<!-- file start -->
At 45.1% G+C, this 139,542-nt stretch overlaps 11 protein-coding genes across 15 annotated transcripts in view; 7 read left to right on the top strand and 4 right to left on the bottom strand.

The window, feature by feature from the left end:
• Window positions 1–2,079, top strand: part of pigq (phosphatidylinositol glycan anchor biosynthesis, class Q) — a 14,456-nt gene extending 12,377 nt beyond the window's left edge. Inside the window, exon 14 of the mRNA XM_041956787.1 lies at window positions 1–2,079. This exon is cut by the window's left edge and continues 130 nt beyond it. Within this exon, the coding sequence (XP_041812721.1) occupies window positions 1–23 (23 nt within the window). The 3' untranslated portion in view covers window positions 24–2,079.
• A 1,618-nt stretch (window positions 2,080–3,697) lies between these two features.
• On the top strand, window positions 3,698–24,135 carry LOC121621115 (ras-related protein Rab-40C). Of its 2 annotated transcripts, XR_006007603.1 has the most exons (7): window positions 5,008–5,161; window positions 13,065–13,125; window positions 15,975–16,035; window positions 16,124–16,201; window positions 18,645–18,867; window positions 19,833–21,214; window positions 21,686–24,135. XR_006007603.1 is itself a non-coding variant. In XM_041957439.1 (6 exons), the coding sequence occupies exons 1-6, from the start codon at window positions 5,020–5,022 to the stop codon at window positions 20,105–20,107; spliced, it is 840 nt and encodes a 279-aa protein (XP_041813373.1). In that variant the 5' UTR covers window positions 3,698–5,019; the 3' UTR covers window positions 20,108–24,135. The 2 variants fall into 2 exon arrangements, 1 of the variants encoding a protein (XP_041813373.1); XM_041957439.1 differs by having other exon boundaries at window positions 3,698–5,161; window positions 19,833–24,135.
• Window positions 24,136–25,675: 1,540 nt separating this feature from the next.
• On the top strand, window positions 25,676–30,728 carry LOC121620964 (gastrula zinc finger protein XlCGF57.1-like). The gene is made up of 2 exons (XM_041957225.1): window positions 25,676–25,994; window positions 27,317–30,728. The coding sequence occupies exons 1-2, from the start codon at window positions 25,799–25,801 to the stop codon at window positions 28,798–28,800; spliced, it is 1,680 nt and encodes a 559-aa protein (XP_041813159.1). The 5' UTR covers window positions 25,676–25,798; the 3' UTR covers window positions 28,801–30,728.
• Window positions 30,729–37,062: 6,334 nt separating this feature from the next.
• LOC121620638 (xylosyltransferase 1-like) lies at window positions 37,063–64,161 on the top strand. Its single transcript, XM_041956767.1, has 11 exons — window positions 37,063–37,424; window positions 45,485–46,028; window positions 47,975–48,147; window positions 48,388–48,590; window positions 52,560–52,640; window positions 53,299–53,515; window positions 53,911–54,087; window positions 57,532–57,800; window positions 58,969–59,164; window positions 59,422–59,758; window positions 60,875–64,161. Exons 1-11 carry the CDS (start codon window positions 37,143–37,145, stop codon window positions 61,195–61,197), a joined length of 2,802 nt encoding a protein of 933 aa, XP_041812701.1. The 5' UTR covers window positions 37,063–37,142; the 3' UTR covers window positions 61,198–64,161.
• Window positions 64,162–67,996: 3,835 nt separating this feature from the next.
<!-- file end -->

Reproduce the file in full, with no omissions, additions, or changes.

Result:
At 45.1% G+C, this 139,542-nt stretch overlaps 11 protein-coding genes across 15 annotated transcripts in view; 7 read left to right on the top strand and 4 right to left on the bottom strand.

The window, feature by feature from the left end:
• Window positions 1–2,079, top strand: part of pigq (phosphatidylinositol glycan anchor biosynthesis, class Q) — a 14,456-nt gene extending 12,377 nt beyond the window's left edge. Inside the window, exon 14 of the mRNA XM_041956787.1 lies at window positions 1–2,079. This exon is cut by the window's left edge and continues 130 nt beyond it. Within this exon, the coding sequence (XP_041812721.1) occupies window positions 1–23 (23 nt within the window). The 3' untranslated portion in view covers window positions 24–2,079.
• A 1,618-nt stretch (window positions 2,080–3,697) lies between these two features.
• On the top strand, window positions 3,698–24,135 carry LOC121621115 (ras-related protein Rab-40C). Of its 2 annotated transcripts, XR_006007603.1 has the most exons (7): window positions 5,008–5,161; window positions 13,065–13,125; window positions 15,975–16,035; window positions 16,124–16,201; window positions 18,645–18,867; window positions 19,833–21,214; window positions 21,686–24,135. XR_006007603.1 is itself a non-coding variant. In XM_041957439.1 (6 exons), the coding sequence occupies exons 1-6, from the start codon at window positions 5,020–5,022 to the stop codon at window positions 20,105–20,107; spliced, it is 840 nt and encodes a 279-aa protein (XP_041813373.1). In that variant the 5' UTR covers window positions 3,698–5,019; the 3' UTR covers window positions 20,108–24,135. The 2 variants fall into 2 exon arrangements, 1 of the variants encoding a protein (XP_041813373.1); XM_041957439.1 differs by having other exon boundaries at window positions 3,698–5,161; window positions 19,833–24,135.
• Window positions 24,136–25,675: 1,540 nt separating this feature from the next.
• On the top strand, window positions 25,676–30,728 carry LOC121620964 (gastrula zinc finger protein XlCGF57.1-like). The gene is made up of 2 exons (XM_041957225.1): window positions 25,676–25,994; window positions 27,317–30,728. The coding sequence occupies exons 1-2, from the start codon at window positions 25,799–25,801 to the stop codon at window positions 28,798–28,800; spliced, it is 1,680 nt and encodes a 559-aa protein (XP_041813159.1). The 5' UTR covers window positions 25,676–25,798; the 3' UTR covers window positions 28,801–30,728.
• Window positions 30,729–37,062: 6,334 nt separating this feature from the next.
• LOC121620638 (xylosyltransferase 1-like) lies at window positions 37,063–64,161 on the top strand. Its single transcript, XM_041956767.1, has 11 exons — window positions 37,063–37,424; window positions 45,485–46,028; window positions 47,975–48,147; window positions 48,388–48,590; window positions 52,560–52,640; window positions 53,299–53,515; window positions 53,911–54,087; window positions 57,532–57,800; window positions 58,969–59,164; window positions 59,422–59,758; window positions 60,875–64,161. Exons 1-11 carry the CDS (start codon window positions 37,143–37,145, stop codon window positions 61,195–61,197), a joined length of 2,802 nt encoding a protein of 933 aa, XP_041812701.1. The 5' UTR covers window positions 37,063–37,142; the 3' UTR covers window positions 61,198–64,161.
• Window positions 64,162–67,996: 3,835 nt separating this feature from the next.